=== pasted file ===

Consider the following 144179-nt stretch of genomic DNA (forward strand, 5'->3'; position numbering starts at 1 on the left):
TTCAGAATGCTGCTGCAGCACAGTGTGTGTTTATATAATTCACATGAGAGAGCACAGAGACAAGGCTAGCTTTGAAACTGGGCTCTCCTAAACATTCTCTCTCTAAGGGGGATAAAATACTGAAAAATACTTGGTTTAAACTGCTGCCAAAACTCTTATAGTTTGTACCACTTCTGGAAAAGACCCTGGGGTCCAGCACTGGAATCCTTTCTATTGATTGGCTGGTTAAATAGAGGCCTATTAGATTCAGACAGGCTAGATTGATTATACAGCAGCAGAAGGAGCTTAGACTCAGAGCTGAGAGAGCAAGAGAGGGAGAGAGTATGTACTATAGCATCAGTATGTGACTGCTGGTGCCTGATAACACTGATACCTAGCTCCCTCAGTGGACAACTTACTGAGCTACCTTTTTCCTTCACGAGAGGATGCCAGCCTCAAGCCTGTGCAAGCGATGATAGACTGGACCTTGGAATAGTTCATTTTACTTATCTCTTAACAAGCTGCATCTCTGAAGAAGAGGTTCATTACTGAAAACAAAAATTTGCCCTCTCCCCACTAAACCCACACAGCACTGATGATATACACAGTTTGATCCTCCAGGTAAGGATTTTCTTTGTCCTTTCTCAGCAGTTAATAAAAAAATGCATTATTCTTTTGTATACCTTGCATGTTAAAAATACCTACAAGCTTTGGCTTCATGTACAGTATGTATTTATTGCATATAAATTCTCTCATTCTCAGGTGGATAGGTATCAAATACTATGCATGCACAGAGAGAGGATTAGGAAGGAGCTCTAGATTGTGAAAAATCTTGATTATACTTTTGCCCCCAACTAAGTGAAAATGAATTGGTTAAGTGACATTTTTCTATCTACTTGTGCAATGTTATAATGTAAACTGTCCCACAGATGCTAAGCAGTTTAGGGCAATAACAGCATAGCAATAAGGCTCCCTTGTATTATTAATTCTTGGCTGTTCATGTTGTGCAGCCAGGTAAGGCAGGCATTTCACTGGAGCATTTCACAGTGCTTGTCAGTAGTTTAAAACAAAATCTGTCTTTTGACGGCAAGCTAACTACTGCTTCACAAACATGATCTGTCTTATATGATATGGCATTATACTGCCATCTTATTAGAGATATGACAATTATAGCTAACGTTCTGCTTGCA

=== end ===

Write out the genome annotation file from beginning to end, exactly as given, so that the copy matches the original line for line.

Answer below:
Consider the following 144179-nt stretch of genomic DNA (forward strand, 5'->3'; position numbering starts at 1 on the left):
TTCAGAATGCTGCTGCAGCACAGTGTGTGTTTATATAATTCACATGAGAGAGCACAGAGACAAGGCTAGCTTTGAAACTGGGCTCTCCTAAACATTCTCTCTCTAAGGGGGATAAAATACTGAAAAATACTTGGTTTAAACTGCTGCCAAAACTCTTATAGTTTGTACCACTTCTGGAAAAGACCCTGGGGTCCAGCACTGGAATCCTTTCTATTGATTGGCTGGTTAAATAGAGGCCTATTAGATTCAGACAGGCTAGATTGATTATACAGCAGCAGAAGGAGCTTAGACTCAGAGCTGAGAGAGCAAGAGAGGGAGAGAGTATGTACTATAGCATCAGTATGTGACTGCTGGTGCCTGATAACACTGATACCTAGCTCCCTCAGTGGACAACTTACTGAGCTACCTTTTTCCTTCACGAGAGGATGCCAGCCTCAAGCCTGTGCAAGCGATGATAGACTGGACCTTGGAATAGTTCATTTTACTTATCTCTTAACAAGCTGCATCTCTGAAGAAGAGGTTCATTACTGAAAACAAAAATTTGCCCTCTCCCCACTAAACCCACACAGCACTGATGATATACACAGTTTGATCCTCCAGGTAAGGATTTTCTTTGTCCTTTCTCAGCAGTTAATAAAAAAATGCATTATTCTTTTGTATACCTTGCATGTTAAAAATACCTACAAGCTTTGGCTTCATGTACAGTATGTATTTATTGCATATAAATTCTCTCATTCTCAGGTGGATAGGTATCAAATACTATGCATGCACAGAGAGAGGATTAGGAAGGAGCTCTAGATTGTGAAAAATCTTGATTATACTTTTGCCCCCAACTAAGTGAAAATGAATTGGTTAAGTGACATTTTTCTATCTACTTGTGCAATGTTATAATGTAAACTGTCCCACAGATGCTAAGCAGTTTAGGGCAATAACAGCATAGCAATAAGGCTCCCTTGTATTATTAATTCTTGGCTGTTCATGTTGTGCAGCCAGGTAAGGCAGGCATTTCACTGGAGCATTTCACAGTGCTTGTCAGTAGTTTAAAACAAAATCTGTCTTTTGACGGCAAGCTAACTACTGCTTCACAAACATGATCTGTCTTATATGATATGGCATTATACTGCCATCTTATTAGAGATATGACAATTATAGCTAACGTTCTGCTTGCA